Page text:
Opening Day 1955: Mr. Cub, Three and Out, and the Toothpick
As was a longstanding tradition to honor the Reds as the first official major league franchise back in 1876, the 1955 National League season opened in Cincinnati on April 11. Both teams were relatively late to integrate—the Chicago Cubs not doing so until they called up infielders Ernie Banks and Gene Baker in September 1953, the Reds not until opening day in 1954 with infielder Chuck Harmon and outfielder Nino Escalera as bench players. Harmon started in 63 of the 94 games he played without being able to establish himself as a regular, and Escalera hit .159 in 73 games, making only eight starts in the field.
The Reds once again had two blacks on their opening day roster—Harmon and outfielder Bob Thurman. The Puerto Rican-born Escalera failed to make the Big Club and was assigned to Cincinnati's Triple-A affiliate in Havana, Cuba. Thurman, soon to turn 38 years old, was a veteran from the Negro Leagues, had played in the New York Yankee and Chicago Cub farm systems, and had been a standout player in Caribbean winter league baseball. Neither Harmon nor Thurman figured to be a regular for the Reds in 1955, and neither was in the starting line-up on opening day. Harmon did get into the game as a pinch runner in the ninth inning of a losing cause.
Harmon played in 96 games for the Reds in 1955, batting .253 with five home runs and 28 runs batted in, but started in only 60 at third base and left field. He played only 99 more games in the big leagues, his last with the Phillies in 1957—in the year Philadelphia became the last National League team to integrate their big league roster. Thurman started in only 27 of the 82 games he appeared and would play for the Reds for three more years, coming off the bench.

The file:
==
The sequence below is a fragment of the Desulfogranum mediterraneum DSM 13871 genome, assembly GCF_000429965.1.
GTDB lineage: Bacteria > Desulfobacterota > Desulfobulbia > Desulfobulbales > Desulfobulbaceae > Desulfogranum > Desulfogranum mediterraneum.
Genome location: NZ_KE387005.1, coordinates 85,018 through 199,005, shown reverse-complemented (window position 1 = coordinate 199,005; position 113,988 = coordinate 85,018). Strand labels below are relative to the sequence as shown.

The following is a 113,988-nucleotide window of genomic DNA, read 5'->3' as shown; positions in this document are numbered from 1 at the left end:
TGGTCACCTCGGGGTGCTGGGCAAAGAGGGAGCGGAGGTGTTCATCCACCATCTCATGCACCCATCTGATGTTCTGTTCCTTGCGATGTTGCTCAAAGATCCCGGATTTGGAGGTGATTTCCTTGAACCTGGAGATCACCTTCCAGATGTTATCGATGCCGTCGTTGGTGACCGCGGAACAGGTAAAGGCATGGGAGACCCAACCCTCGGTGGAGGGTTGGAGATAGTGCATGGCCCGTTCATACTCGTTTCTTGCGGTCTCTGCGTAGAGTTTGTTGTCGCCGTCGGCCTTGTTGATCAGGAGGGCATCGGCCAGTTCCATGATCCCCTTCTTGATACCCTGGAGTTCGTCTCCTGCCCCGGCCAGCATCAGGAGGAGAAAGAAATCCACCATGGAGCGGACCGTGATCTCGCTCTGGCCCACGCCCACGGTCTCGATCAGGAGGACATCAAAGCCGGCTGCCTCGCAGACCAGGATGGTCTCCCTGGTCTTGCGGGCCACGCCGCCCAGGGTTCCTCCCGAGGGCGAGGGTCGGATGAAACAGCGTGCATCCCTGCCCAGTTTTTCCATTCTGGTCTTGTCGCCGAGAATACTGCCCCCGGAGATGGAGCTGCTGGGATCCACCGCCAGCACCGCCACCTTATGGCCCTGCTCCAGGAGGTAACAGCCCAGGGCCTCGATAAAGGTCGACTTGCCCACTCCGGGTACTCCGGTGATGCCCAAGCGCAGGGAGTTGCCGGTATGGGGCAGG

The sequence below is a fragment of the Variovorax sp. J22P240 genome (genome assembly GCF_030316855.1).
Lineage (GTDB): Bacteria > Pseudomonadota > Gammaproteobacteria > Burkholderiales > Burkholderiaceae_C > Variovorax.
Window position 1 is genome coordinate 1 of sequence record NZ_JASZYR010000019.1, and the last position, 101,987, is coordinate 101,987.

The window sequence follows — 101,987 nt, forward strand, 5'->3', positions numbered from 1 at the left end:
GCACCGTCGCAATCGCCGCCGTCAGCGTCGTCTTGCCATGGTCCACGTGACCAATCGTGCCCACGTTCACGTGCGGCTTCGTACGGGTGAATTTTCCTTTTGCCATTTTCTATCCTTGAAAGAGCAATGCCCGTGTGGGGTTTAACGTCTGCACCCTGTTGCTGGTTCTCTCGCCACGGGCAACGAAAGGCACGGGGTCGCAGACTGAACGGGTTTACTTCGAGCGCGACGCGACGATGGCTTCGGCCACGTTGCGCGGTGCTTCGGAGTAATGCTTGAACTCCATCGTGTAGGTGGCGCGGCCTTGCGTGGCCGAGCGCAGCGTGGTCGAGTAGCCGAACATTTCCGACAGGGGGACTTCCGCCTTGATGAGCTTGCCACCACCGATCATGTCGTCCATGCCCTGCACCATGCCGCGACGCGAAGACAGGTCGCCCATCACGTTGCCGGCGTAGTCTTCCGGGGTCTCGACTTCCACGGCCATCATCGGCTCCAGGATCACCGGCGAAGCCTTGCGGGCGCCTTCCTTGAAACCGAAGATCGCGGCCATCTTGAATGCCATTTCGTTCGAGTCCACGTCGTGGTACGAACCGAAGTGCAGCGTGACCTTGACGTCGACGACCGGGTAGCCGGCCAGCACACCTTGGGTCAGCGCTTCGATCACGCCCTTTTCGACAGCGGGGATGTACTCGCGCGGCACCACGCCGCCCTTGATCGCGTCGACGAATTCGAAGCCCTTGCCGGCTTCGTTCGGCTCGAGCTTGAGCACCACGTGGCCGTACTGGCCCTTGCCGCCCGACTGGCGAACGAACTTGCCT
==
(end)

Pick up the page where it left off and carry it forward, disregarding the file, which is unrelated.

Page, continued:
As for the visiting Cubs, for the second straight opening day they started Gene Baker at second and Ernie Banks at short. Batting sixth, Banks singled in the second to help set up the Cubs' first run of the season and came around himself to score on a double, and Baker—batting second—greeted reliever Joe Nuxhall in the third with a home run to give the Cubs a 4-0 lead. But the star of the game was the third black player on the Cubs' opening day roster, right-hander Toothpick Sam Jones. The Cubs had acquired Jones from the Indians, for whom he had spent the four previous years pitching at the Triple-A level in their minor league system and a total of 16 games in parts of the 1951 and 1952 seasons.
Cubs' manager Stan Hack brought Sam Jones into the first game of the year in relief of the starting pitcher and ace of the staff, Bob Rush. It was only the fourth inning and Jones was asked to protect a 4-2 lead with runners at the corners and two outs. At the plate stood the Reds' powerful first baseman, Ted Kluszewski, who had led the majors with 49 home runs and 141 RBIs the previous year and who would finish the 1955 season leading the league in hits with 192, of which 47 cleared the fence. Big Klu had homered the previous inning against Rush and now had the chance to give Cincinnati the lead in this at bat, but Jones got the better of him, inducing a ground out to first.
Sam Jones pitched five innings, giving up just one run on two hits to get the win. He left the game with the bases loaded and two outs in the ninth inning, leading 7-4, after surrendering back-to-back walks. Reliever Hal Jeffcoat hit the next batter to force in a run, but got the final out to save the game for Jones.